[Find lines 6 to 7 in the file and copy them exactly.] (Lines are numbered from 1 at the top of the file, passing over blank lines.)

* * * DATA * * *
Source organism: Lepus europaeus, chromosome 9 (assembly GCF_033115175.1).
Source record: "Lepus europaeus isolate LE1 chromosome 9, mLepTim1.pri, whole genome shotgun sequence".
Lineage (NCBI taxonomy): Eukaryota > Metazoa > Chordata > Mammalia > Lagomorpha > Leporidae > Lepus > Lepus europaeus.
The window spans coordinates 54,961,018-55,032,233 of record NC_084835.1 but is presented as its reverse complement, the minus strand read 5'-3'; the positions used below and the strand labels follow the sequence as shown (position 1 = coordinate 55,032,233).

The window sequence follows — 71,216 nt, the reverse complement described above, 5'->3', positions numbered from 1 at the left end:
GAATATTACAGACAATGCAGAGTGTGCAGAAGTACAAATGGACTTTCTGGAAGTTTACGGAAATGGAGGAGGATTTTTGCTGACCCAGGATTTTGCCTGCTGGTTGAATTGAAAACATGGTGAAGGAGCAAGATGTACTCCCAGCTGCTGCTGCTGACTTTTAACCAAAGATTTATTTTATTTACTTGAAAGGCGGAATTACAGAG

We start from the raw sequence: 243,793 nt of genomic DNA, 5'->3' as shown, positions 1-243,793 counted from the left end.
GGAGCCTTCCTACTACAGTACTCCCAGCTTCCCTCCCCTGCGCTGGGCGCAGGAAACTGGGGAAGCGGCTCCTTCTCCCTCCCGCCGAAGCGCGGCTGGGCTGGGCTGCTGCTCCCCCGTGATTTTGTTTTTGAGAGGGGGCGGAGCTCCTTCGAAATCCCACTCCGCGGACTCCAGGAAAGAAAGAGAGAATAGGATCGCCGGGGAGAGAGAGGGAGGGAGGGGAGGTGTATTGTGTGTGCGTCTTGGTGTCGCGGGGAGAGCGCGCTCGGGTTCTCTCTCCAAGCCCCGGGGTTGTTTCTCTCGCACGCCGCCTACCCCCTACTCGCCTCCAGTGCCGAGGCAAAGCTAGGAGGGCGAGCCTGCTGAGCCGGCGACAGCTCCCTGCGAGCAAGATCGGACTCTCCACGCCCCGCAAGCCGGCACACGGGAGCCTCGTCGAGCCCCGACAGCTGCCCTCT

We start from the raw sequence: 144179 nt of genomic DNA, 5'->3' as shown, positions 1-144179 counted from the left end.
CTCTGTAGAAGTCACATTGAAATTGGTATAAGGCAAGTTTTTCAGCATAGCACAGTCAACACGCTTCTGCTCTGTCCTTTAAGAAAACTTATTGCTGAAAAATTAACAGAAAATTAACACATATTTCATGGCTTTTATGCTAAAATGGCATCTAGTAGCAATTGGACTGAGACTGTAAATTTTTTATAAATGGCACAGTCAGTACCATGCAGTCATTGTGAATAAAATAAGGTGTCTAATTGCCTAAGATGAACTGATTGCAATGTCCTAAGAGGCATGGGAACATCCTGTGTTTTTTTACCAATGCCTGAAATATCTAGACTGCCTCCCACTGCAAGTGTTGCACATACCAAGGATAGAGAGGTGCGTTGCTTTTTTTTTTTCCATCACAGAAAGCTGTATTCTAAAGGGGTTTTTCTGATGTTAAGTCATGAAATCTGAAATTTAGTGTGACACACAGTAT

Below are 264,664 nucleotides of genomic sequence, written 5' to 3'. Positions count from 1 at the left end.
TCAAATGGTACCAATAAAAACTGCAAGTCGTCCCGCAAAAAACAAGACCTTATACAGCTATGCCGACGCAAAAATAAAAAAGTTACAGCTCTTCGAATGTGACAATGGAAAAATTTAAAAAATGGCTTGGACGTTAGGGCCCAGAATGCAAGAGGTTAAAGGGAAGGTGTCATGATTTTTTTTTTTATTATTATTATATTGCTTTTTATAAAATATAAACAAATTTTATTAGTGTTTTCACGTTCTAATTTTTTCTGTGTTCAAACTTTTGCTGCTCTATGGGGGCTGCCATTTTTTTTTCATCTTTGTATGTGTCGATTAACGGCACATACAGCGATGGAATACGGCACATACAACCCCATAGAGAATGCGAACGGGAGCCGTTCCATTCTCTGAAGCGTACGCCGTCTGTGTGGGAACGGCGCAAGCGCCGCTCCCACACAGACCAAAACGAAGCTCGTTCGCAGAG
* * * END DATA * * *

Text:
GAATATTACAGACAATGCAGAGTGTGCAGAAGTACAAATGGACTTTCTGGAAGTTTACGGAAATGGAGGAGGATTTTTGCTGACCCAGGATTTTGCCTGCTGGTTGAATTGAAAACATGGTGAAGGAGCAAGATGTACTCCCAGCTGCTGCTGCTGACTTTTAACCAAAGATTTATTTTATTTACTTGAAAGGCGGAATTACAGAG

We start from the raw sequence: 243,793 nt of genomic DNA, 5'->3' as shown, positions 1-243,793 counted from the left end.